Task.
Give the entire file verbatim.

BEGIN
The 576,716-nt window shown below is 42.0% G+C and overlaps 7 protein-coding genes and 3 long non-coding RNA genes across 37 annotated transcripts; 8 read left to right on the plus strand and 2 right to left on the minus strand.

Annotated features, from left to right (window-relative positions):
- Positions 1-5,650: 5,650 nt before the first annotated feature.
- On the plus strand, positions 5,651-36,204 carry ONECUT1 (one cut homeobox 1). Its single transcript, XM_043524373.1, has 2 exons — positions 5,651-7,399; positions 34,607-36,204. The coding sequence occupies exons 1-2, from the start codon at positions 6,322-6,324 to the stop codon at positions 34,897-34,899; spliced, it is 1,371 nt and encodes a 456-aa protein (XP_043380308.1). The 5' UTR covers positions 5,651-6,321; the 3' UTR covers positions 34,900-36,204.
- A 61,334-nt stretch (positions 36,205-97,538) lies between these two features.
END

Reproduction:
The 576,716-nt window shown below is 42.0% G+C and overlaps 7 protein-coding genes and 3 long non-coding RNA genes across 37 annotated transcripts; 8 read left to right on the plus strand and 2 right to left on the minus strand.

Annotated features, from left to right (window-relative positions):
- Positions 1-5,650: 5,650 nt before the first annotated feature.
- On the plus strand, positions 5,651-36,204 carry ONECUT1 (one cut homeobox 1). Its single transcript, XM_043524373.1, has 2 exons — positions 5,651-7,399; positions 34,607-36,204. The coding sequence occupies exons 1-2, from the start codon at positions 6,322-6,324 to the stop codon at positions 34,897-34,899; spliced, it is 1,371 nt and encodes a 456-aa protein (XP_043380308.1). The 5' UTR covers positions 5,651-6,321; the 3' UTR covers positions 34,900-36,204.
- A 61,334-nt stretch (positions 36,205-97,538) lies between these two features.